Archive for the ‘Collaboration’ Category

Celebrating 10 Years of Wikipedia

Written on: March 15, 2011 | 11 Comments

I’m a big fan of Wikipedia. It’s often the first place I go for information. According to a recent Pew Internet report, I’m also not alone. Forty-two percent of all Americans also turn to Wikipedia for information online.

Every month, almost 80 million people visit Wikipedia and more than 91,000 active contributors have worked on more than 17 million articles in more than 270 languages. Altogether there have been almost 450 million edits!

Wikipedia is an impressive, awe-inspiring resource. In my previous role as Director of the New York Public Libraries, I encouraged staff to contribute to and use Wikipedia. For some librarians and a few archivists — Wikipedia is sometimes not readily embraced. I’ve heard the concerns about accuracy and reliability, but there have been comparative studies that show errors do not appear more frequently in Wikipedia than its printed counterparts. By design, errors can be corrected and neutrality contested. The power lies with you to flag or change content you find incorrect or biased.

On January 22, the National Archives hosted over 90 Wikipedians at WikiXDC, the Washington, D.C. celebration of Wikipedia’s 10th anniversary. This daylong event featured lightening talks, unconference sessions, and behind-the-scene tours of the stacks of the National Archives.  During the event, National Archives staff introduced our records and online resources to Wikipedians, and we learned more … [ Read all ]

A National Archives of the Future

Written on: February 3, 2011 | 6 Comments

In his State of the Union address last week, President Barack Obama said, “We can’t win the future with a government of the past.” He called for a reorganization of government to give the people “a government that’s more competent and more efficient.”

At the National Archives, we are meeting the President’s call to action. Charting the Course is our plan for reinventing the National Archives to meet the demands we face in the digital age.

Our plan was developed with the help of over 40 staff members working on the Transformation Launch Team and in consultation with hundreds of National Archives’ staff. It represents the changes we must make to better serve the American people.

How are we going to become more competent and more efficient?

We’re creating a new culture based on common values at the National Archives. We’re restructuring the agency to better serve the American people and the government. And we are living the principles of Open Government — transparency, participation, and collaboration.

The chart below represents the future structure of the National Archives. This is not a “rearrangement of the deck chairs,” but a bold new way of positioning ourselves to face the future.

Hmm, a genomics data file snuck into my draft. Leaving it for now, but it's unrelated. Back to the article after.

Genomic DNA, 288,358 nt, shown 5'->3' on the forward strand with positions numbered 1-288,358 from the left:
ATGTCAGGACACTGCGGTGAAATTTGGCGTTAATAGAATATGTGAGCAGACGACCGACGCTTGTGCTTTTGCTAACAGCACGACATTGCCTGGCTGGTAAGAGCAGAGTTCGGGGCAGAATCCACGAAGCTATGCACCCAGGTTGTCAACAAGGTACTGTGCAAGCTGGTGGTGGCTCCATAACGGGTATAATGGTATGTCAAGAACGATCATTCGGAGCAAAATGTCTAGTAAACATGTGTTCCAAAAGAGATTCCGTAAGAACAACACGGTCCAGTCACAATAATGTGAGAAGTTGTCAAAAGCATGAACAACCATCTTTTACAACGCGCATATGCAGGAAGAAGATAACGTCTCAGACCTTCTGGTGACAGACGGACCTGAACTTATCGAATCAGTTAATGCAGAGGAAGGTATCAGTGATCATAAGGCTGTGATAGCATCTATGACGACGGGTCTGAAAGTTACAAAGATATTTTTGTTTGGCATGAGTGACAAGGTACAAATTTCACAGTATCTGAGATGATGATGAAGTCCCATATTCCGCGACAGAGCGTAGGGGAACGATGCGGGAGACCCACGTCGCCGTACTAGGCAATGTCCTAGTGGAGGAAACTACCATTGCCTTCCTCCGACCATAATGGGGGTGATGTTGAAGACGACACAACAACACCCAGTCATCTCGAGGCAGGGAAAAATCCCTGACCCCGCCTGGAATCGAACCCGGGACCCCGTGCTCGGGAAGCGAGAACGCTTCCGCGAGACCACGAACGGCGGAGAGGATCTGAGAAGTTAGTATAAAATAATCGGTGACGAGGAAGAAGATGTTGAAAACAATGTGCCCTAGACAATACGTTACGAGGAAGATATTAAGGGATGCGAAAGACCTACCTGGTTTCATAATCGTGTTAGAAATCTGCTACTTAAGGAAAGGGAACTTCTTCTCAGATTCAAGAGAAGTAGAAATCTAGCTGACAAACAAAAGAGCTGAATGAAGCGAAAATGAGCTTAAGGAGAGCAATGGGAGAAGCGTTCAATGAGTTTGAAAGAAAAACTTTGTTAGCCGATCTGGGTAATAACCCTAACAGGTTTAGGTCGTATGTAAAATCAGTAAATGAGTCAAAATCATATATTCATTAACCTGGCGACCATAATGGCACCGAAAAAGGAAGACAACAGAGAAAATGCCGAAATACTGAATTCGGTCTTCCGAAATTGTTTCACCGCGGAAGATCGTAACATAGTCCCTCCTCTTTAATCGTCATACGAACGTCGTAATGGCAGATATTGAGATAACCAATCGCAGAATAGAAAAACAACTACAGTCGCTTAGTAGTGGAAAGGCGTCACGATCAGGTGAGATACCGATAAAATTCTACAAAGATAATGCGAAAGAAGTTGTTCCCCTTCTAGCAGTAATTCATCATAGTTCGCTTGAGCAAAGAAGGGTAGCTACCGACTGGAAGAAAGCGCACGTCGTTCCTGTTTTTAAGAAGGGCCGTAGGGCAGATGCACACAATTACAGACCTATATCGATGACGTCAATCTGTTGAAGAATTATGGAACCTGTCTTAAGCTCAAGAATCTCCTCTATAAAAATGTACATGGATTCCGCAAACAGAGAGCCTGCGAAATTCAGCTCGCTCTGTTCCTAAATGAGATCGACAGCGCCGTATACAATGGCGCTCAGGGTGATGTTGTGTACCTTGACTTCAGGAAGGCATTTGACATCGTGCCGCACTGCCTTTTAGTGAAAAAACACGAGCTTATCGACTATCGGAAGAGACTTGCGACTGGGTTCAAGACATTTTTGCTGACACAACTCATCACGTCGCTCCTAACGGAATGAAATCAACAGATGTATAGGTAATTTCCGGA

future-nara-structure

While the full story is told in Charting the Course, here are just a few of the new offices and positions you should expect to … [ Read all ]

Are these Records?

Written on: November 2, 2010 | 4 Comments

Federal agencies’ Facebook posts, YouTube videos, blog posts, and tweets… are all of these Federal records?

Increasingly, Federal agencies are using web 2.0 and social media tools to quickly and effectively communicate with the public. These applications, sites, and tools encourage public participation and increase our ability to be more open and transparent.

federal-records

The informal tone of the content, however, should not be confused with insignificance. Agencies must comply with all records management laws, regulations, and policies when using web 2.0 and social media tools.

On October 20, 2010, the National Archives and Records Administration issued “Guidance on Managing Records in Web 2.0/Social Media Platforms” also known as NARA Bulletin 2011-02.

The bulletin says that the “principles for analyzing, scheduling, and managing records are based on content and are independent of the medium; where and how an agency creates, uses, or stores information does not affect how agencies identify Federal records.” The following questions are meant to help agencies determine record status:

  • Is the information unique and not available anywhere else?
  • Does it contain evidence of the agency’s policies, business, mission, etc.?
  • Is this tool being used in relation to the agency’s work?
  • Is use of the tool authorized by the agency?
  • Is there a business need for the information?

If the answers to any of the questions are yes, then the content is likely … [ Read all ]

Open to Change

Written on: October 26, 2010 | 74 Comments

Since my swearing in as the 10th Archivist of the United States less than a year ago, we’ve taken important steps to become a more open, transparent, participatory, and collaborative agency.

I’m proud of our accomplishments:

We’ve made a great start, but we have a lot more to do if we are to be well-positioned to meet the challenges we face in the 21st century.